Georgia Tech’s Magnus Egerstedt presents “Persistent Environmental Monitoring: Robots that Seemingly Do Nothing Most of the Time” as part of the IRIM Robotics Seminar Series. The event will be held in the Marcus Nanotechnology Building, Rooms 1116-1118, from 12-1 p.m. and is open to the public.
By now, we have a fairly good understanding of how to design coordinated control strategies for making teams of mobile robots achieve geometric objectives in a distributed manner, such as assembling shapes or covering areas. But, the mapping from high-level tasks to these geometric objectives is not at all straightforward. In this talk, we investigate this topic in the context of persistent autonomy, i.e., we consider teams of robots, deployed in an environment over a sustained period of time, that can be recruited to perform a number of different tasks in a distributed and safe, yet provably correct manner. This development will involve the composition of multiple barrier certificates for encoding the tasks and safety constraints, as well as a detour into ecology as a way of understanding how persistent environmental monitoring can be achieved by studying animals with low-energy lifestyles, such as the three-toed sloth.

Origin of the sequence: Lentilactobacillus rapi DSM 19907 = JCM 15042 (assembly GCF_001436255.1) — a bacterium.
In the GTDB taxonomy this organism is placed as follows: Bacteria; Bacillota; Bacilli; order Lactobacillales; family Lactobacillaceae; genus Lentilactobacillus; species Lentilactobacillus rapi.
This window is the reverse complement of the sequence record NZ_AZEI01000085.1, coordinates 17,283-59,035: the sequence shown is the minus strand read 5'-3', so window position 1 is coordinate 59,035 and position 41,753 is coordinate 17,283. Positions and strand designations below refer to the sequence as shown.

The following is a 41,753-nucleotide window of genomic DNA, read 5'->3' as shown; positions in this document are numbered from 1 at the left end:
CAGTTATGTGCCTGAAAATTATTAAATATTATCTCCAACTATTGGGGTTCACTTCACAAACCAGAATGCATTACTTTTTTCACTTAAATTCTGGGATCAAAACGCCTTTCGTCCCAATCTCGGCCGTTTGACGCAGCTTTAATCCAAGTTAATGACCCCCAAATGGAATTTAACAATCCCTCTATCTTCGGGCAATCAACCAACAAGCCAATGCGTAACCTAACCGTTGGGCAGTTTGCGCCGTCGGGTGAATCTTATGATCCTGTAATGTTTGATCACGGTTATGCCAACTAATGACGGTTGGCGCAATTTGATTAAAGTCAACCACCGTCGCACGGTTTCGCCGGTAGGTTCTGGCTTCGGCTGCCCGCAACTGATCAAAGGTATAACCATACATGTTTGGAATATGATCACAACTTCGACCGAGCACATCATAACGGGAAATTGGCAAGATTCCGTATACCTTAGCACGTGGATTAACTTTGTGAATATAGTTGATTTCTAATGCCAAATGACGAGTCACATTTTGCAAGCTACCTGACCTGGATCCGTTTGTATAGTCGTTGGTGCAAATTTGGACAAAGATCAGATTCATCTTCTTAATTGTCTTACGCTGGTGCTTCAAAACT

Magnus Egerstedt is the executive director of the Institute for Robotics and Intelligent Machines at Georgia Tech and a professor and Julian T. Hightower Chair in Systems and Controls in the School of Electrical and Computer Engineering. He holds adjunct appointments in the School of Interactive Computing, the Woodruff School of Mechanical Engineering, and the Guggenheim School of Aerospace Engineering. He also serves as director of the Georgia Robotics and Intelligent Systems Laboratory (GRITS Lab).
Egerstedt conducts research in the areas of control theory and robotics, focusing on control and coordination of complex networks, such as multi-robot systems, mobile sensor networks, and cyber-physical systems. He holds a bachelor’s degree in philosophy from Stockholm University and master’s and doctoral degrees in engineering physics and applied mathematics, respectively, from the Royal Institute of Technology, Stockholm. After completing his Ph.D., Egerstedt was a postdoctoral scholar at Harvard University.
He is the deputy editor-in-chief for IEEE Transactions on Network Control Systems and the past editor for electronic publications for the IEEE Control Systems Society. Additionally, he is a Fellow of the IEEE and a recipient of the National Science Foundation CAREER Award. He also received the HKN Outstanding Teacher Award, the Alumni of the Year Award from the Royal Institute of Technology and the Ragazzini Award from the American Automatic Control Council.